History of Salem, New Hampshire
Starting in 1620 with the Plymouth Council, Mr. Gilbert works his way slowly and thoroughly through New England’s early history, southern New Hampshire in particular, the topography of the town of Salem and its villages and the story of the town’s settlement and development: Salem’s ecclesiastical history, civil and political history, educational matters, military history, historical tales, and more. But, unlike many such town histories, Gilbert has not forgotten the hard genealogical information. There are lists of taxpayers, soldiers, and members of societies. Even better is the enumeration (with maps) of 653 sites of houses, stores, and mills, giving a short history of each with the names of original and subsequent owners. This is followed by a biographical and genealogical chapter covering the following surnames: Abbott, Ayer, Bailey, Buxton, Cate, Cole, Crowell, Davis, Duston, Gordon, Hall, Kimball, Pulver, Sikorsky, Soule, Taylor, Thom, Wheeler, Wilson, and Woodbury.
The last part of the book consists of three tables, Births, Marriages, and Deaths, drawn mostly from the town records and including dates as early as 1760. The table of Birth records (3600 entries) gives, in alphabetical order, the date of birth, the names of the child and the father and the mother’s maiden name. The Marriages table (1500 entries) gives the date and the names, ages and place of origin of both the bride and groom. The table of Death records (1120 entries), finally, gives the date, name and age (in years, months and days) of the deceased plus his or her father’s name. There is an index of full names and an index of subjects. The whole is enlivened with fifty-six portraits, sixty-four photographs of houses and farms, and sixty-four ‘miscellaneous views’ plus eleven maps and charts.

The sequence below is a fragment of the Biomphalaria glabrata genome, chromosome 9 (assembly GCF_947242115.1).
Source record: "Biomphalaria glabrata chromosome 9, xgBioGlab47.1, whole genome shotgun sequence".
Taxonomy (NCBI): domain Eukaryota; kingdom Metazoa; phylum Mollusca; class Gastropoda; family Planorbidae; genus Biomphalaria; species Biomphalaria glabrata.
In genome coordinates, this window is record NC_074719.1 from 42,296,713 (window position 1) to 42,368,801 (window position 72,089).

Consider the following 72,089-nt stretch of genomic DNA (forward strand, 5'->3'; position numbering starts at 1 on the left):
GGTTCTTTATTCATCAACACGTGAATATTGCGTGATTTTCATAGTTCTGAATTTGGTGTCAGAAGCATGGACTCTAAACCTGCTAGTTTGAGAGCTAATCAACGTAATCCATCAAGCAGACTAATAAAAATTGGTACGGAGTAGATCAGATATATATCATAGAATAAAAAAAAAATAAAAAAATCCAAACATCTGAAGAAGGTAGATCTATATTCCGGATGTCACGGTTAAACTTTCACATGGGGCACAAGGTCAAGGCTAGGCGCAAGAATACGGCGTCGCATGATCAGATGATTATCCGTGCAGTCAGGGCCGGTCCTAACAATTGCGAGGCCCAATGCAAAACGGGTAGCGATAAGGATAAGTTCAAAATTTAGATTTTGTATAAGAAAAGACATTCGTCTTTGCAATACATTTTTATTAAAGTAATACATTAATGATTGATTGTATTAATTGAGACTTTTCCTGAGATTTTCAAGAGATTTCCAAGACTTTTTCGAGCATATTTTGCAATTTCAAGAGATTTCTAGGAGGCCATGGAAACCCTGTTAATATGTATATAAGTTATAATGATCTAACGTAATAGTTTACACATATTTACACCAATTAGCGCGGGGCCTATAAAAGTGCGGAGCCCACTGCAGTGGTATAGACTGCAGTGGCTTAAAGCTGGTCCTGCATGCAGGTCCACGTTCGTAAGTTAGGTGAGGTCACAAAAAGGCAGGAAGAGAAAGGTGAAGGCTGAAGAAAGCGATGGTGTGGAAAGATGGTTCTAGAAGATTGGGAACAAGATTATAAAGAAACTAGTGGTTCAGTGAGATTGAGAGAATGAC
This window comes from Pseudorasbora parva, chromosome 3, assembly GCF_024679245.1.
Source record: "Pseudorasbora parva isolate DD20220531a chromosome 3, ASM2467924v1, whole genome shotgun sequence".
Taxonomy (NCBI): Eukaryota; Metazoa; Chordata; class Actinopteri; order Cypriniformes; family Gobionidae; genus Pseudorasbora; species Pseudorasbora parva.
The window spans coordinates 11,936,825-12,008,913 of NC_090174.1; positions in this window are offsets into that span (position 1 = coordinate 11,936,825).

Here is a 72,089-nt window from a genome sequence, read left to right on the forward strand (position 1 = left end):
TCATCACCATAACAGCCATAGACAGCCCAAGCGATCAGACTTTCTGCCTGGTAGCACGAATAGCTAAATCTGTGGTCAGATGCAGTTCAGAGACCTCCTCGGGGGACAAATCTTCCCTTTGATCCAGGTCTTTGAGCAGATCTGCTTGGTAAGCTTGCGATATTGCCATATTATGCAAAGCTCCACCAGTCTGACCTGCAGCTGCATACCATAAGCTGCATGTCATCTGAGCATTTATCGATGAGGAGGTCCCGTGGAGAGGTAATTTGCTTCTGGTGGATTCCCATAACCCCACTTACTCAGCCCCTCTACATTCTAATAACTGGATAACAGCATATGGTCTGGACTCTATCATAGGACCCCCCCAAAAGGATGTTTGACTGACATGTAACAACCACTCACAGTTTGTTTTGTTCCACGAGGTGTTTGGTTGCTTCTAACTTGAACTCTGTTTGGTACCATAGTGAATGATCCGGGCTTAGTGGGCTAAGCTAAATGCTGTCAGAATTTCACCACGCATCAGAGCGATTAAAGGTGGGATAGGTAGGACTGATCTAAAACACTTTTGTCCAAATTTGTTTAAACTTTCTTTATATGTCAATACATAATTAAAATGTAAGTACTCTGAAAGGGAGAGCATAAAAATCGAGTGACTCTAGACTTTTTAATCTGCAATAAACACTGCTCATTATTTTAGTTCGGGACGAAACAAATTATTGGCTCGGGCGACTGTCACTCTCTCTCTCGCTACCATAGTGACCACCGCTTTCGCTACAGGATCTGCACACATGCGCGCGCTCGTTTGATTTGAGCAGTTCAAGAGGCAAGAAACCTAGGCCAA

1907, (1993), paper, 2 volumes, 872 pp.